Epson MovieMate 30s Light Leakage
No issues here.
Epson MovieMate 30s Audible Noise Levels
In the MovieMate's Theater Black mode, the lamp runs in low power mode, and the projector is quieter than the vast majority of home theater projectors out there. Even in the other three modes (Dynamic, Living Room, and Theater), where the fan is louder, the Epson is about average in noise level. For a projector more designed for a family room than a dedicated home theater, these noise levels should be more than acceptable. Epson claims less than 26db in Theater Dark, and less than 33db in full power.
Epson MovieMate 30s Projector Brightness
Epson has always had the bad habit (or maybe I should say good habit) of actually producing projectors that exceed Epson's brightness claims. In an industry over the last 10+ years where many projectors measure only 75 to 85% of claim, Epson's traditionally beat their specs. This is true of the MovieMate, and that extra brightness is one of the MovieMate 30s's real strengths.
I measured the MovieMate in each of its preset modes. (Remember there is no way to toggle the lamp from full power to low power, but it goes down to low power automatically in Theater Dark mode.
So here goes: The MovieMate is officially rated 1200 lumens by Epson
Dynamic Mode: 1386 lumens (that's a full 15% above published spec)
Livingroom Mode: 1046 lumens - overall color accuracy improves, and you still have plenty of lumens:
Theater Mode: 624 lumens
Theater Black Mode: 508 lumens (still brighter than most home theater projectors in their "best" image quality mode.
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Here are small images of the four preset modes - with the exposure the same for all 4 so you can see the difference in relative brightness. To make things more interesting, there is a significant amount of ambient light on in the room, including some daylight through the window, plus 4 overhead recessed lamps (see that image first). The screen is on the opposite wall
Starting with Dynamic (the brightest):
Just to give you an idea of the differences between the modes (in terms of contrast/black levels), the first image below is the Theater Black mode (Epson's best), the second - is the same frame, with my best attempt to get the same exposure (dynamic turned out a touch brighter - sorry):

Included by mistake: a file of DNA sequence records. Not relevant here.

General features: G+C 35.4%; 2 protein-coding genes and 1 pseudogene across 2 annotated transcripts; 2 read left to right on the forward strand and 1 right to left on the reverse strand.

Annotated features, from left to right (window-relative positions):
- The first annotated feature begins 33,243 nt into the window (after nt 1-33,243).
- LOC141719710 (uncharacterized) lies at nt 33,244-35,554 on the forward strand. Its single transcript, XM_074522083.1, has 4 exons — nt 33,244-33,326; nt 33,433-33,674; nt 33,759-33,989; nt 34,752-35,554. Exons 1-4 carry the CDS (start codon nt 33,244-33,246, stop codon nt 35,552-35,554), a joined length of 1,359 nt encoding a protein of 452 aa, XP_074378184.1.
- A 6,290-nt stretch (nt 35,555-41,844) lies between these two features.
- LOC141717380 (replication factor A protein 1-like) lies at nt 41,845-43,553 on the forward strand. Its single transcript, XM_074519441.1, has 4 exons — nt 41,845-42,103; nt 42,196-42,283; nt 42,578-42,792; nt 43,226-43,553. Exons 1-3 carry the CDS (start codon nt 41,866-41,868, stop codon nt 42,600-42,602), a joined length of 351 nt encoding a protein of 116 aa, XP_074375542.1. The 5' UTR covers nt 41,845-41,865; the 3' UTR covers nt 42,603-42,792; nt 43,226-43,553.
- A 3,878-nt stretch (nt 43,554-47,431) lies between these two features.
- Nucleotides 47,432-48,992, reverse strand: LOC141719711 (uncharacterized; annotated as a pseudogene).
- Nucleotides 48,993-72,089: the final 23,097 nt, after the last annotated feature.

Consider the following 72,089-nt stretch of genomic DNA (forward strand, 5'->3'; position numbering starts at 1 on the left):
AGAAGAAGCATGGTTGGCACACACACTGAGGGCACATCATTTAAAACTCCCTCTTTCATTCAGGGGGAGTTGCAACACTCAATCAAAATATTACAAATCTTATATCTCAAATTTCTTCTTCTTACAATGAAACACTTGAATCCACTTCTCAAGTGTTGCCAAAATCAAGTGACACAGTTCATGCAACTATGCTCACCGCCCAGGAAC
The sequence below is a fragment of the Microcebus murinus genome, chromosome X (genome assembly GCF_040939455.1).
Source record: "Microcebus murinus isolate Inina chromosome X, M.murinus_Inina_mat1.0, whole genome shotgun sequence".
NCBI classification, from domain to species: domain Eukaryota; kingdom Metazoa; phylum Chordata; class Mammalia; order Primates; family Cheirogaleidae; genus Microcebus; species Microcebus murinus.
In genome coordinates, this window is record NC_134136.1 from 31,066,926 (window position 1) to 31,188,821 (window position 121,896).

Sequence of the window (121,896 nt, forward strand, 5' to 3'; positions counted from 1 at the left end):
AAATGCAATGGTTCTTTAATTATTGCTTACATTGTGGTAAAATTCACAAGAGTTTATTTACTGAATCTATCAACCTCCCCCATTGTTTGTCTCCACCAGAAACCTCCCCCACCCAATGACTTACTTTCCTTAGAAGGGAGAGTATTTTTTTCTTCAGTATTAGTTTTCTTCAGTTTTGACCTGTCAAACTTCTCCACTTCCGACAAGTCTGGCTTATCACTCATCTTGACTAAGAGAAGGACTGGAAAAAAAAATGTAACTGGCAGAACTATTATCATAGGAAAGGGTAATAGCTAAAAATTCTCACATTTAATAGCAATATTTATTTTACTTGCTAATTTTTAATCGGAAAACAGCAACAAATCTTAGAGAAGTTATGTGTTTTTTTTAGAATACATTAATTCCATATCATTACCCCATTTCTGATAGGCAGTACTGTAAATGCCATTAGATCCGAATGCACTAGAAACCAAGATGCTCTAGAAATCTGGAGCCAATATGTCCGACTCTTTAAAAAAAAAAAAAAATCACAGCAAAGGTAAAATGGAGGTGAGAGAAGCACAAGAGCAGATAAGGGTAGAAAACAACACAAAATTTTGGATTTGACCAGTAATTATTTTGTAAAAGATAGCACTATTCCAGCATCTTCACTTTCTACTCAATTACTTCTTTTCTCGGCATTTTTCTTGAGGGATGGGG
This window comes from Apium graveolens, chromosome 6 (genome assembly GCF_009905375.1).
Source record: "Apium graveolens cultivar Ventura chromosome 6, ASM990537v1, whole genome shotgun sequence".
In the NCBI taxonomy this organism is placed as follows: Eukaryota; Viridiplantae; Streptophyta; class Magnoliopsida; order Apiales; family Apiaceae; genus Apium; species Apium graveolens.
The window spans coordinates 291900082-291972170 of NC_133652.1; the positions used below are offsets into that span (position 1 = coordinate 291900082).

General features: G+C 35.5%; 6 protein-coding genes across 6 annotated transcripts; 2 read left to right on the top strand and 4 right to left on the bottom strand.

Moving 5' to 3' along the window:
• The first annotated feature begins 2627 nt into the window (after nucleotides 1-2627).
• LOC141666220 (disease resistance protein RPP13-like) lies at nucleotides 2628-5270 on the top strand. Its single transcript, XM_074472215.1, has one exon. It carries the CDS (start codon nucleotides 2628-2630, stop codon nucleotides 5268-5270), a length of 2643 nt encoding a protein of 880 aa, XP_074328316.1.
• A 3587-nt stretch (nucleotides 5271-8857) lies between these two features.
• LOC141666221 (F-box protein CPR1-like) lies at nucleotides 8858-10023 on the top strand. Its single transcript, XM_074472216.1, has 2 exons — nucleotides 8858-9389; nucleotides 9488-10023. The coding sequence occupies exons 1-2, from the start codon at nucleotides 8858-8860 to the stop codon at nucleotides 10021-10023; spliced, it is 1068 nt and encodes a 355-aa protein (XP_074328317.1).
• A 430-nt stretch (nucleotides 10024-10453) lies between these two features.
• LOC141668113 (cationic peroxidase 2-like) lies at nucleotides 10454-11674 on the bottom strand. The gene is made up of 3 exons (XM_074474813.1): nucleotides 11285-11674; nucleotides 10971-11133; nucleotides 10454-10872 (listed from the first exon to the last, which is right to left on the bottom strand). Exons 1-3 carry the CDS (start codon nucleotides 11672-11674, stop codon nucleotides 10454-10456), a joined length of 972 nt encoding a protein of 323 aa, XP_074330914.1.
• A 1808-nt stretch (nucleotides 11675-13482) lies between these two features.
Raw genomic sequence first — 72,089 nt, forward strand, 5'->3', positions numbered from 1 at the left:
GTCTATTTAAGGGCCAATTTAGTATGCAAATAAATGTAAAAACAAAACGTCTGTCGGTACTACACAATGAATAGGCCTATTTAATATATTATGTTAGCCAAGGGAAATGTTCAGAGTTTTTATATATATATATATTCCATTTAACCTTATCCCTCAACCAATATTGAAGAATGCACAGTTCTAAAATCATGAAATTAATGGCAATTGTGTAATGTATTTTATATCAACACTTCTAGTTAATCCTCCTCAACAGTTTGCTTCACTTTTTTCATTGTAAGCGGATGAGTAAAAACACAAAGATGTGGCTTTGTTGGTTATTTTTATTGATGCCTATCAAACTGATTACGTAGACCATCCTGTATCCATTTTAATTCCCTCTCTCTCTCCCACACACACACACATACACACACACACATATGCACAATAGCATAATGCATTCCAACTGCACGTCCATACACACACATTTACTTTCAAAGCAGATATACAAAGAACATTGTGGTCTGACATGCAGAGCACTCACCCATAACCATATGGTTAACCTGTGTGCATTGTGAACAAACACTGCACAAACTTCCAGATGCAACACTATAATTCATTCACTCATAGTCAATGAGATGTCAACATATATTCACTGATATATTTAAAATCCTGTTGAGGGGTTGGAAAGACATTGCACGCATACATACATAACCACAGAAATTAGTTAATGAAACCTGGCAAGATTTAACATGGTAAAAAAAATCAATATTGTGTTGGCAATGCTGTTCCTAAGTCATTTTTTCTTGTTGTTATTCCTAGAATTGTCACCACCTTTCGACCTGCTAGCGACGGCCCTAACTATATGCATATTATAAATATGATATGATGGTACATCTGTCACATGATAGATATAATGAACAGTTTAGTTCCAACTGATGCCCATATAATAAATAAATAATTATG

Overall, the Epson MovieMate 30s is a very bright projector - better suited for wrestling with some ambient light in your family or bonus room, than most projectors that cost a lot more. Note, for measurement purposes the zoom lens was set about in the middle of its range, so you may expect in full "wide angle" (largest possible image from a given distance), to actually see lumens increase by 15-20%, from those measured.
Epson MovieMate 30s Lamp Life and Replacement
Epson rates its lamp at 2000 hours at full power (all modes but Theater Black), and 3000 hours in Theater Black mode. The lamp is user replaceable, with the door on the top, and the release for the lamp door on the top left side (if you are facing the lens). Very straight forward.
Projector Screen Recommendations
Most people I suspect, will end up buying the MovieMate 33s, which comes with the subwoofer and screen, so, for them, the 80" (at 16:9 aspect ratio) screen size will work very well, and will be very bright.
Others will just shine it on a wall. Certainly the MovieMate, in a darkened room, can handle a screen size of up to 130" diagonal!
If you need to buy a screen, and want one bigger than the Epson Duet, I would recommend a matte white surface (like the Duet) as a good complement. I could suggest an HC grey surface to improve black levels, but, those seriously concerned with black levels, aren't likely to be buying this projector anyway. If you really want to crank out lumens, consider a higher gain screen - Carada's Brilliant White 1.4 gain), or even brighter products like Optoma's Greyhawk (1.8 gain) or Da-Lite's HiPower surface 2.8 gain.. Once you get above about 1.5 gain, your viewing angle will start deteriorating rapidly, but - if you need the gain, and it works in your room.... go for it!
Meanwhile, the MovieMate works just fine with the Duet!
MovieMate 30s projector - Calibration
Nothing to calibrate, basically, however for those of you curious, here are the color temperature measurements for white (100 IRE) for each of the four preset modes:
Living Room: 8093K
Theater Black: 7012K
Epson MovieMate 30s Image Noise
Nothing to complain about here, the MovieMate did pretty well, overall, on the HQV test disk, and was particularly good on the jaggies tests.